Given my interests in visual culture and rhetoric, the third unit of my University Writing course is dedicated to exploring the roles and impacts of visual composition in the realm of persuasion. My aim is to facilitate discussions on how meanings are/get constructed via visual design and arrangements. One easy, and perhaps most important, element to go to is color. One can think of so much impact colors have on our lives and how we relate to colors. To explore the role of colors in visual composition, I introduced an activity called the color association exercise, inspired by a professor in my PhD visual rhetoric seminar. This activity is simple yet fun and engaging.

Part A

  1. Break students into groups of 2-3.
  2. Give each group a color. (For my class, I assigned 8 colors to 8 groups.)
  3. Ask each group to generate as many associations (things, events, people, emotions, etc.) as possible with their assigned color.
  4. After few minutes, ask each group to finalize their top 2 or 3 associations for the color.
  5. Have the students report back to the class as a whole. The instructor may pull up a spreadsheet (as below) to fill out the chosen top associations as students report them.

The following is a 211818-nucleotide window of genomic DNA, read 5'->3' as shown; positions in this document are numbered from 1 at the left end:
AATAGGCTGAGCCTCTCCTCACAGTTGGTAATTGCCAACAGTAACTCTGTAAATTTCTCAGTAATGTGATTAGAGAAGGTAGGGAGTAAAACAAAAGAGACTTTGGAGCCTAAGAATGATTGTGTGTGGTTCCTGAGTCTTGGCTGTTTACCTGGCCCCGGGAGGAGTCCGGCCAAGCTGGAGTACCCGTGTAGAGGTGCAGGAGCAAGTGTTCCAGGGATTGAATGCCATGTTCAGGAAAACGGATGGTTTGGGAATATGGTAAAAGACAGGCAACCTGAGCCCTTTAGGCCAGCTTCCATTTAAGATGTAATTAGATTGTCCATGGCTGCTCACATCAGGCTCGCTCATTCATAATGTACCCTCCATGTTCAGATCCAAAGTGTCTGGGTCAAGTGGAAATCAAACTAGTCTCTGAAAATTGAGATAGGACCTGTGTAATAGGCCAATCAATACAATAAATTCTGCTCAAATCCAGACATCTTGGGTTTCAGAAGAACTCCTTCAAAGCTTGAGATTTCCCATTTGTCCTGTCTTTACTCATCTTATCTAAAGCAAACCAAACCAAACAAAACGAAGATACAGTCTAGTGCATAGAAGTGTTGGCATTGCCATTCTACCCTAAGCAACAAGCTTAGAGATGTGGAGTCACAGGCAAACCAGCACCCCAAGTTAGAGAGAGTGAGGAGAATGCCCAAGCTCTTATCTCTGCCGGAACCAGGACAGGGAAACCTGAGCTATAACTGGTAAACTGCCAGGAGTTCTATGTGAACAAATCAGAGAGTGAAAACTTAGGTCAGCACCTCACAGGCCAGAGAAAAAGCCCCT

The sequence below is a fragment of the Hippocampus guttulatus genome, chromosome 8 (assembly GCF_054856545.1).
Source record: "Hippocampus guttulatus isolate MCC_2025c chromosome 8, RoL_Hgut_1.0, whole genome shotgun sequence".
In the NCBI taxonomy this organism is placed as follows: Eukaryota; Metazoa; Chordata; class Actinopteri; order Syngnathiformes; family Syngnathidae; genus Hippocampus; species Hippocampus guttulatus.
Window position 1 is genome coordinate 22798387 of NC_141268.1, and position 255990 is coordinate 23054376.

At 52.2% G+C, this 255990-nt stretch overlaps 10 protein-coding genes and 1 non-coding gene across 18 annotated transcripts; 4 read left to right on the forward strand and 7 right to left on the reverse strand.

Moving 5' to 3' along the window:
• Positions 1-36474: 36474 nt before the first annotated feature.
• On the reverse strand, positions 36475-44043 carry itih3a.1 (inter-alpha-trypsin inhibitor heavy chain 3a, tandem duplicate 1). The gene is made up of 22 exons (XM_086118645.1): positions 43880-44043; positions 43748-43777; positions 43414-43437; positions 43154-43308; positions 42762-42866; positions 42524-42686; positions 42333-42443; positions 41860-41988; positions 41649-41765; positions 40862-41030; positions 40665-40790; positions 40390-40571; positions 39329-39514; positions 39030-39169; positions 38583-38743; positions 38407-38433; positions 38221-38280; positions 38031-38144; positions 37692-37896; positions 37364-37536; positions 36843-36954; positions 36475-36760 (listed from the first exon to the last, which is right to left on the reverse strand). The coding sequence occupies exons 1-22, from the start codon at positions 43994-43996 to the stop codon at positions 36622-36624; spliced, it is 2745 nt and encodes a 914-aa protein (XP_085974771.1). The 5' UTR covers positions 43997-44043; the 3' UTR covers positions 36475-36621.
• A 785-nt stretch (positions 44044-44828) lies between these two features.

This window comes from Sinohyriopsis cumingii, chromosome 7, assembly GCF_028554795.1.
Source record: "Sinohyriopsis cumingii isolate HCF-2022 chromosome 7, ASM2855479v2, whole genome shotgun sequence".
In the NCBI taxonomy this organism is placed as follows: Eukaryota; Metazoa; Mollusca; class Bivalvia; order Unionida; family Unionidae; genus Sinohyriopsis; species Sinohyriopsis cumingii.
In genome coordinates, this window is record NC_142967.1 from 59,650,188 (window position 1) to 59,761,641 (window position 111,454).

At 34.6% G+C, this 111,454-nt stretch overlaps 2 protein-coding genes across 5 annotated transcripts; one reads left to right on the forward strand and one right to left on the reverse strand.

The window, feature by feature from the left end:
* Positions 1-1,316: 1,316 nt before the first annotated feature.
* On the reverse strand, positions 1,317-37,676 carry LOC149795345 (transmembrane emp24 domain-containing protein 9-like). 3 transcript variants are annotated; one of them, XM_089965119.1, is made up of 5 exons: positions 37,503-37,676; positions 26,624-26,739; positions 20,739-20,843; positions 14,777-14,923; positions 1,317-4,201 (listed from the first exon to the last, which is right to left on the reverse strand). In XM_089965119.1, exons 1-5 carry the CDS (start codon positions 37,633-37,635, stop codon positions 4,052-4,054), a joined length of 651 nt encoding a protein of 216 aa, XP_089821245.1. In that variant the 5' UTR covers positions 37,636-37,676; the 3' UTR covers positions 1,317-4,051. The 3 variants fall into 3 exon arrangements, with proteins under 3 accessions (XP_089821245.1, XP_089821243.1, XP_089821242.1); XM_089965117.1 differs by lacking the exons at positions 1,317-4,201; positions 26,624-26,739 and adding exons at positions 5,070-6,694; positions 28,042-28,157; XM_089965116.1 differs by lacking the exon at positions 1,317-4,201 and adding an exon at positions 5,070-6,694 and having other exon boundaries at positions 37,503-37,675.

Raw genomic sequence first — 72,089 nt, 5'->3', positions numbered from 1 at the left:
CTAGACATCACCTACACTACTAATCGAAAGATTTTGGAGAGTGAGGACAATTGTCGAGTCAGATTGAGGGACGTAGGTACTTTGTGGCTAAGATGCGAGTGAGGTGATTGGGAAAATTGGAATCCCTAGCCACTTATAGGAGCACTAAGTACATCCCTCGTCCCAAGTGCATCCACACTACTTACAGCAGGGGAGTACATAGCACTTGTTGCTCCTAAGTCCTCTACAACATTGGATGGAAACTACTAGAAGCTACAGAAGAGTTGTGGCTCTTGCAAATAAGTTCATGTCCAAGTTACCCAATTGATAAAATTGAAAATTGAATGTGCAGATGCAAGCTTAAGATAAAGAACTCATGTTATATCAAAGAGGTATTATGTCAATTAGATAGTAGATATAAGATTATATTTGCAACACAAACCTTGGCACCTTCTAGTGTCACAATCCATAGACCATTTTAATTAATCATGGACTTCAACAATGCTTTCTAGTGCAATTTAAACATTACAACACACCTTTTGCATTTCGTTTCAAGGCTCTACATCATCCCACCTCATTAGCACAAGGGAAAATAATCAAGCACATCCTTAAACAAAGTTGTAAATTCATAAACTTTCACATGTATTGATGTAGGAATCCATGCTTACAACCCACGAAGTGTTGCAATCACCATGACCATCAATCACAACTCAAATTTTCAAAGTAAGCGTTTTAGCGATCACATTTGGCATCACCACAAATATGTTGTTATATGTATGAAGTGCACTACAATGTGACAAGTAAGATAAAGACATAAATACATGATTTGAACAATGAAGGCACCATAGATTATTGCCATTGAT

6. Once the table is filled, ask the class if there are any discrepancy. If so, ask for amendment recommendations. (I also made the groups defend their top choices.)

Part B

  1. Ask the class if each color meaning they came up with is identified by local, regional, national, or global citizens.
  2. As the instructor moves down the table, discuss why some color meanings are hard to decide their relevance to a larger population.

Below is a snapshot of the table generated in my class today. It serves as a springboard to a fruitful conversation on how we perceive colors, consciously or otherwise, to generate meanings in life. As my students are working on a visual analysis project, this activity sought to expose them to different ways of looking at images — a rather more critical perspective on how images are composed to make certain arguments.

Screen Shot 2014-10-22 at 10.08.12 PMAs I am deeply intrigued by how visuals are woven into our daily discourses – public speeches, PR events, advertisements, telecommunications – I think visual literacy has become an importance part of verbal and intellectual development to allow us deeper understandings of representation and meanings.